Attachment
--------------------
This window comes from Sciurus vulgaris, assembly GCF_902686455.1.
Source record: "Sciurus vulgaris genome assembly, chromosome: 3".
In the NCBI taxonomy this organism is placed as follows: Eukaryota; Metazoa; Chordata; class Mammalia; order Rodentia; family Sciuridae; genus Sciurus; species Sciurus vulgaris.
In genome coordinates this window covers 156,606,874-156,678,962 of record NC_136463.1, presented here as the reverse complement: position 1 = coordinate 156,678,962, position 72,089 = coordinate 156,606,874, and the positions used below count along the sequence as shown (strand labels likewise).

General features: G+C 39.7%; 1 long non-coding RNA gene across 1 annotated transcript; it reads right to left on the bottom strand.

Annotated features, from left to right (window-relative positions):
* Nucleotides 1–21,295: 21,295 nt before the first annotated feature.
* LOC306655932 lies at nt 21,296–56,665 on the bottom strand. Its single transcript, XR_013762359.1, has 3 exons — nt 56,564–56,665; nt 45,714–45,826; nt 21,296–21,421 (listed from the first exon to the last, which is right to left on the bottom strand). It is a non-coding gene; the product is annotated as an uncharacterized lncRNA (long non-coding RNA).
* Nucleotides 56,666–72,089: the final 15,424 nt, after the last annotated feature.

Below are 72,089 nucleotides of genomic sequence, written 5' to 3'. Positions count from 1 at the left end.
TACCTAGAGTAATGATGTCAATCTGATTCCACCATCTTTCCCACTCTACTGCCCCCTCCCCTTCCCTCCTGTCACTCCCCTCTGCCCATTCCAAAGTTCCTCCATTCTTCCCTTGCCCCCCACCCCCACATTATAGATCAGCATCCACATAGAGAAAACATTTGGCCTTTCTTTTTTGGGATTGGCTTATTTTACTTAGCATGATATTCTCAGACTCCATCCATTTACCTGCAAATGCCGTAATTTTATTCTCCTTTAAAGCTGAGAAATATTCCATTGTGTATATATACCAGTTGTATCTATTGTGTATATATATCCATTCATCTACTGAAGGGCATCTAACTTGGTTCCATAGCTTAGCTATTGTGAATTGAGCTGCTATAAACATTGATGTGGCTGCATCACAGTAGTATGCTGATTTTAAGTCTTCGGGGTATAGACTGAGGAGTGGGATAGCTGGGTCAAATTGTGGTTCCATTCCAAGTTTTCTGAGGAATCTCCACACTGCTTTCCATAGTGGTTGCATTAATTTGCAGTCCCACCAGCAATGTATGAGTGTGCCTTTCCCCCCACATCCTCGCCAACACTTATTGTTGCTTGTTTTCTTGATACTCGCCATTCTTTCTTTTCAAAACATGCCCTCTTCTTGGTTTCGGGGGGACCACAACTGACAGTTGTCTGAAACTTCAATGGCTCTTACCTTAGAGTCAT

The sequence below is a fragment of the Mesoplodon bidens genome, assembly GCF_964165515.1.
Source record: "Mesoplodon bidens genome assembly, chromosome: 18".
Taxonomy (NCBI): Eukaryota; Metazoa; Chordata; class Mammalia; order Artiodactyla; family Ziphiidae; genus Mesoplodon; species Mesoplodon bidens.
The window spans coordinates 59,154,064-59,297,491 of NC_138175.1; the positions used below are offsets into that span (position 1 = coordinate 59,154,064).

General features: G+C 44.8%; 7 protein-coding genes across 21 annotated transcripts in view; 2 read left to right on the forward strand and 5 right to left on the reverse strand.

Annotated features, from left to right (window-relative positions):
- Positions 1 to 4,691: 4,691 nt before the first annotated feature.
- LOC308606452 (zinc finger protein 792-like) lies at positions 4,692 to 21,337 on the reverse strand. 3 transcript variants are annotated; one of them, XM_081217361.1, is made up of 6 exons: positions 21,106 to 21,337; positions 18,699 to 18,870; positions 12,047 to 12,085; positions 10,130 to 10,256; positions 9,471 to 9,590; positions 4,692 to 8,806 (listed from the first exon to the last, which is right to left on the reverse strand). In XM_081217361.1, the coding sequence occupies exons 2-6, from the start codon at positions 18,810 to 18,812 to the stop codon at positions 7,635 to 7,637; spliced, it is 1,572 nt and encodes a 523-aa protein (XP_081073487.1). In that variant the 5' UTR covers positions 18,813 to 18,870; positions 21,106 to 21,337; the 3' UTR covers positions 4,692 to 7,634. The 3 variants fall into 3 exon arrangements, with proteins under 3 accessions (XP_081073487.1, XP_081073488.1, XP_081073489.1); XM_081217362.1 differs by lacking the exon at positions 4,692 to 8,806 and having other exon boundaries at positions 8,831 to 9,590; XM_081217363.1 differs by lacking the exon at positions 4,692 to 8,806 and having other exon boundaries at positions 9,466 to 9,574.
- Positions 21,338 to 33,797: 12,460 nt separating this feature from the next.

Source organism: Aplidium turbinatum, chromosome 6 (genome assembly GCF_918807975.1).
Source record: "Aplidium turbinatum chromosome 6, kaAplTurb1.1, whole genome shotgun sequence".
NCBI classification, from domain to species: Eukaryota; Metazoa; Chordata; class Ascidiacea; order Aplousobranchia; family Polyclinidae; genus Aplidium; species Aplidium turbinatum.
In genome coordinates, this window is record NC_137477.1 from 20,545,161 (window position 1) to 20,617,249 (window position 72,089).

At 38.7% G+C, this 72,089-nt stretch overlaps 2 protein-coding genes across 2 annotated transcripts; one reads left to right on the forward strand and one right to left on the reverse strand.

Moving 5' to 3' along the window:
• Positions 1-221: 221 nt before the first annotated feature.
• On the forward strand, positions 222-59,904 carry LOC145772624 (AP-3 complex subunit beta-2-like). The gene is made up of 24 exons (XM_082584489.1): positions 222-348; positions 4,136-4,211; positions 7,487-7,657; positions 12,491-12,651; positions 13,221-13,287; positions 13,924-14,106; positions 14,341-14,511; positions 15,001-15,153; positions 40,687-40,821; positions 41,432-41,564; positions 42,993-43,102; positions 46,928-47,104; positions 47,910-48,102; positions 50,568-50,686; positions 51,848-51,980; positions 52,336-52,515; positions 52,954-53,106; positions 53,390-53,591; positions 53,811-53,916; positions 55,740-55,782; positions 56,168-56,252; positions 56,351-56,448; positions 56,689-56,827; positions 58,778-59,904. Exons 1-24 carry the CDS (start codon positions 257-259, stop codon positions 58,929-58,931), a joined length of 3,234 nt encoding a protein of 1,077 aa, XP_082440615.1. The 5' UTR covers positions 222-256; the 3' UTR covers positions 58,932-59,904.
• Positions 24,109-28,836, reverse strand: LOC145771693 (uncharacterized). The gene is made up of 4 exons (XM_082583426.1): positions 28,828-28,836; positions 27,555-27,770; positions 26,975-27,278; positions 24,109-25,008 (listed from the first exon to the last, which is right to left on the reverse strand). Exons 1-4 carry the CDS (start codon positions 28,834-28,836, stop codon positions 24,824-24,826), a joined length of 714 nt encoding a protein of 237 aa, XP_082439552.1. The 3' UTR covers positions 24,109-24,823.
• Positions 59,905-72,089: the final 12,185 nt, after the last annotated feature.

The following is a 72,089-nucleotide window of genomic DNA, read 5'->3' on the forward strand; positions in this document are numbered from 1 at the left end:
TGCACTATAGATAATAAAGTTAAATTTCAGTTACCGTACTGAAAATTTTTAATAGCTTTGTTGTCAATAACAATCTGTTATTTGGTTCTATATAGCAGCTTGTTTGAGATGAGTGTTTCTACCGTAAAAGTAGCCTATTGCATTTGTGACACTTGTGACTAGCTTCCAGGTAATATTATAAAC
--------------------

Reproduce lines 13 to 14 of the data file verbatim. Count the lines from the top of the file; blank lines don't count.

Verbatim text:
Source record: "Mesoplodon bidens genome assembly, chromosome: 18".
Taxonomy (NCBI): Eukaryota; Metazoa; Chordata; class Mammalia; order Artiodactyla; family Ziphiidae; genus Mesoplodon; species Mesoplodon bidens.